In this week's column we visit two of the biggest radio stations on the island and head to Pacha and Space. As always, for more White Isle coverage, head over to our comprehensive Ibiza microsite.
In a modest building on top of a hill that overlooks San Rafael sits the studios of Ibiza Sonica Radio. Once inside, you'll pass a small recording studio and several computers, leading to a stairwell that will take you up a narrow corridor. At the top, the main attraction: the DJ booth, facing a large, sliding glass window, which when opened, lets in the sound of the wind and the birds, as well as the warmth of the Ibiza sun.
The feeling is electric. So electric, in fact, that Ibiza Sonica Radio founder Igor Marijuan said that most artists who come to the DJ studio for the first time completely deviate from their club routine—Sasha went full Balearic, which Marijuan said helped lead to his Ushuaia party series, 2ManyDJs played "'80s yacht music" and Carl Cox spun deep house for the first time in years.
Ibiza Sonica began in earnest in 2006, but it was the advent of Internet broadcasting around four years ago that took things to the next level. "We were a local radio station, but once we realized that our audience figures were bigger on the Internet," says Marijuan. "We just kept FM for the romantic side." Now the station has nine other outlets, including Amnesia Radio, and boasts up to five million monthly listeners worldwide.
"Germany has the most listeners, but South America has the most interaction," Marijuan explains. "They are rabid fans...They send letters, emails, Twitter, Facebook. But they don't ask us to put this or that song on, we ask what they are doing when they listen to Ibiza Sonica, because when we pick the music, we are thinking about people watching the sunset in a really quiet atmosphere, making love to your girlfriend in an outdoor place, driving a car in Ibiza. The kinds of different places or situations where they fell in love with the music. [That's] what we want to know from our audience. This is our gasoline."
Like many radio stations these days, Ibiza Sonica broadcasts live from various locations. For Sonica, though, that can mean some pretty heady situations: Aboard a sailboat with Christian Varela, Carl Cox's kitchen, the middle of the jungle in South America. "We learned that we didn't need big trucks with five engineers. Just a few laptops, a sound card and some good software, and we can broadcast from all types of crazy places," Marijuan said. "Really, we broadcast emotion."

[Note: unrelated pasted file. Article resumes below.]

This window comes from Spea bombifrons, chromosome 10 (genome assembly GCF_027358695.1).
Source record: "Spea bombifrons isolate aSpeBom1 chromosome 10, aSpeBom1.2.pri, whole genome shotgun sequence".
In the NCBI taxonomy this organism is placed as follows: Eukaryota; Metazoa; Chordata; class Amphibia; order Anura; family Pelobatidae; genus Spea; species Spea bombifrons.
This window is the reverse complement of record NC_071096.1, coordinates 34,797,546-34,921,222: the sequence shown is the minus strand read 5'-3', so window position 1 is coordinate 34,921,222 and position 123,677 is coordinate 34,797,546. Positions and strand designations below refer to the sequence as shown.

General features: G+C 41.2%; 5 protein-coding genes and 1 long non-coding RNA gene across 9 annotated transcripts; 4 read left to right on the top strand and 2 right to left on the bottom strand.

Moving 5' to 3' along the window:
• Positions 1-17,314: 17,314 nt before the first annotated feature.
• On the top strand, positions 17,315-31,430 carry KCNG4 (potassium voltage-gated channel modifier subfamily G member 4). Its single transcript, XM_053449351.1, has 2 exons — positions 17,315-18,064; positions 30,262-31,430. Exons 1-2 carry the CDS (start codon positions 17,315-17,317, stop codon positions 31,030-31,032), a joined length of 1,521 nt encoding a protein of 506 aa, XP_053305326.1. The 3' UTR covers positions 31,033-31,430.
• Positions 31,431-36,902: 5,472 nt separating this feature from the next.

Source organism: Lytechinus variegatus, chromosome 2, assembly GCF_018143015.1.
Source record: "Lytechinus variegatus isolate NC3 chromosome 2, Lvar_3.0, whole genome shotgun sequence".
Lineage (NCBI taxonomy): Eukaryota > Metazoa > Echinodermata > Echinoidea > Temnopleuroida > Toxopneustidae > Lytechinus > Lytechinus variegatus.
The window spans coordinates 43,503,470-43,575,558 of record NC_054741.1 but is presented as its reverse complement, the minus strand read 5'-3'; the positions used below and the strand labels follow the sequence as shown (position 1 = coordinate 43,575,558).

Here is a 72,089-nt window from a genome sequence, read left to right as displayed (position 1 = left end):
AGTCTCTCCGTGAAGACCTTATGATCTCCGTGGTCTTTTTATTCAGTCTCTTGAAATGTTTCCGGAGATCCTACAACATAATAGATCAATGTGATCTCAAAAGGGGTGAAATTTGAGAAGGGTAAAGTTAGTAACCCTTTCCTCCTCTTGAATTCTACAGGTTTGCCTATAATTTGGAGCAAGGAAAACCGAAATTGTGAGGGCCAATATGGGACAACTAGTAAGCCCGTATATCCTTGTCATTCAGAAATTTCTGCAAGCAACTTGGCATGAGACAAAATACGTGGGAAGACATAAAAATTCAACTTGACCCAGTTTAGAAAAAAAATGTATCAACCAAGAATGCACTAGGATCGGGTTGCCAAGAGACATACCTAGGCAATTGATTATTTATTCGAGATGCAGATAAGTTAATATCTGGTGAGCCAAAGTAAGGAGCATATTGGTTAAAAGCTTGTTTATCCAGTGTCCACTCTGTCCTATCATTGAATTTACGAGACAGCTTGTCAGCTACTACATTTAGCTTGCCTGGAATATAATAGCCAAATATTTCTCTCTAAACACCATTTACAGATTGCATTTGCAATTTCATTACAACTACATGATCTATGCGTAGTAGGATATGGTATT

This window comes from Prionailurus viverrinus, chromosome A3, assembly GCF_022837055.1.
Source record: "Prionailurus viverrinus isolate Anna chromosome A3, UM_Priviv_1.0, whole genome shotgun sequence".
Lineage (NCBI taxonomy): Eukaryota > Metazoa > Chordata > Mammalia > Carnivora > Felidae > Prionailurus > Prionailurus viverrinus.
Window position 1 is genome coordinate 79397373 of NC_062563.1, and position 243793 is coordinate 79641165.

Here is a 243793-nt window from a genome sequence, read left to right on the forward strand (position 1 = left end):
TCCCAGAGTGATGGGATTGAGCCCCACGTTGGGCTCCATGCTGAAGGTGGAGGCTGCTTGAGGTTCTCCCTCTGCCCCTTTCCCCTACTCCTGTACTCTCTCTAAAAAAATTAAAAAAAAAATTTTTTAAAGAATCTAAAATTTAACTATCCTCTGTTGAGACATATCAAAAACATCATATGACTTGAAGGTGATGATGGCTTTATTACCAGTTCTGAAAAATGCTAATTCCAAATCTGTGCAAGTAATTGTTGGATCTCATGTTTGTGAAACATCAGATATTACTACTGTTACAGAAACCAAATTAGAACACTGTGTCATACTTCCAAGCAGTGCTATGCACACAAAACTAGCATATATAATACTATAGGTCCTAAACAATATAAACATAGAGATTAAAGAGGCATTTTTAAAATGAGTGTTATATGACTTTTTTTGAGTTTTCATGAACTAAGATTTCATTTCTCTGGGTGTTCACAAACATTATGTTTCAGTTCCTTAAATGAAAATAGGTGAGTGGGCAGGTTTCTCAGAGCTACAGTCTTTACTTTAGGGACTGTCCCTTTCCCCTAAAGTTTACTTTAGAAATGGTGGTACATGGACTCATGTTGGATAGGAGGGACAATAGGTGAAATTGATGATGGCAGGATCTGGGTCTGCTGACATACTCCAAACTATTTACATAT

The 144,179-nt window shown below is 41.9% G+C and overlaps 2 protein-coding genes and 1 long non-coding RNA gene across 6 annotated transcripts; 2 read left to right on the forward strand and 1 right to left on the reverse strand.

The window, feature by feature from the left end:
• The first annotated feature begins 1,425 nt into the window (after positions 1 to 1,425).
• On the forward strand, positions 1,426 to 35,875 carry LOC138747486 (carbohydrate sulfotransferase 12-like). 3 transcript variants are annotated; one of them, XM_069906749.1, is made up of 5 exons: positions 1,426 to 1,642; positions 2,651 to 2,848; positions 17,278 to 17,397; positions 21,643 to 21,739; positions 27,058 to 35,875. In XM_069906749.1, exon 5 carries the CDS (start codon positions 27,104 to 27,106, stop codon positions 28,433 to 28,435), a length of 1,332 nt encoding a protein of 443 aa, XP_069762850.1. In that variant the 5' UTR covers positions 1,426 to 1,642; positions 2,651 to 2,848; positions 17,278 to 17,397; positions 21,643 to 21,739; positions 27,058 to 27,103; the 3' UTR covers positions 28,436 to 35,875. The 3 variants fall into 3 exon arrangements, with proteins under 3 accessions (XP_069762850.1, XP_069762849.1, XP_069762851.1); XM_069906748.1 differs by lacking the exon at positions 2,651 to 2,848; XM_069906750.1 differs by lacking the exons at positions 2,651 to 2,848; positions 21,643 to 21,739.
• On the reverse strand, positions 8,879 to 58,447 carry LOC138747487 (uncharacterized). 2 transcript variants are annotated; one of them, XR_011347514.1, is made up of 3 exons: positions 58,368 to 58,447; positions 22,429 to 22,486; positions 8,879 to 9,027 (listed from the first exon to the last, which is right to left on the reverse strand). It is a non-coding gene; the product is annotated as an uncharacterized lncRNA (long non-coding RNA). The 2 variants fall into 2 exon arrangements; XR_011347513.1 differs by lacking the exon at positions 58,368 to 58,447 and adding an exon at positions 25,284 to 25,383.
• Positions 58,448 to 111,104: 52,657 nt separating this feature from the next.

This season, the station has adopted the motto, "This is Ibiza, be unpunctual," which you can see all over their program schedule. "We don't wear watches [in Ibiza]. It's just sunrise, sunset and time for a beer," Marijuan chuckles. That means that you're just as likely to tune in and hear Carl Cox playing soul and funk at Sands as you are syndicated weekly radios shows from Cox, Adam Beyer, Josh Wink, John Digweed and more.
Just down the road from Sonica heading into Ibiza Town are the studios of Ibiza's other major electronic station, Ibiza Global Radio. We met up with Jose Maria Ramon, resident DJ and Head of Programming for the station. Surrounded by colorful walls, stacks of vinyl, desks and a few awards, Ramon explained Global Radio was born eight years ago after a collective of DJs heard calls for a better station on the island from his fellow Ibiza locals.
"Other stations do electronic, but commercial electronic music. We are just serious electronic music. The top 40, the top 100 stations, the promoters have to pay to get their promos played," says Ramon. "Here it's free. If you send us your promo and we like it, we will play it. I have a trick. When I listen, if my hair (stands up), I will play it."
Unique as the selection process may be, like Sonica, both help to promote various big name acts when they come to the island. "Before we might see the posters or adverts (around town), and we would ask the promoters, 'hey, can the DJ come play here?' But from two years ago to now, the promoters or artists want to come here," Ramon said. Even the likes of Sasha write to them asking to come play before a show.
They even stream at events too. This year, they've teamed up with Richie Hawtin to present his new Space night, ENTER., along with regular shows from CLR, Systematic and more.
All Gone Pete Tong
Heading back to the clubs, on Friday we ventured to All Gone Pete Tong. This week, the BBC radio host welcomed Laurent Garnier presents L.B.S., Garnier's live group made up of himself, Benjamin Rippert and Scan X, AKA Stephane Dri. Rippert was missing in action due to a recent operation, but the remaining duo did fine without him, manning MIDI controllers, laptops and keyboards to weave in and out of dark, energetic acid house to a totally packed main room.
Later on, Tong got the crowd bouncing along to his upbeat tech house, keeping things lively and fun. Needing to take a mid-set bathroom break, Tong scampered off, being "replaced" by a dancer, who began fooling around, pretending to play for Tong, getting a good laugh from everyone who noticed. Photos: All Gone Pete Tong
On Sunday we headed to We Love... at Space. Over in the main room, crowd favorite Claude VonStroke mixed his usual brand of jacking house, even dropping in some hip-hop, like Dr. Dre's "The Next Episode" to a hands-in-the-air crowd. He was followed by Foamo, who began with the ubiquitous "Amame" by Intruder, and finished things out to a mostly packed room. Over in the main terrace Innervisions was back once again. Label founder Dixon kept things deep and melodic, with tracks like the Michael Mayer remix of "Song Of Los" by Apparat, and later took things into darker, techier territory with Roman Flugel's "Rude Awakening," before bringing things to a head with a tough remix of Depeche Mode's "Personal Jesus," which took the room by storm. Photos: We Love...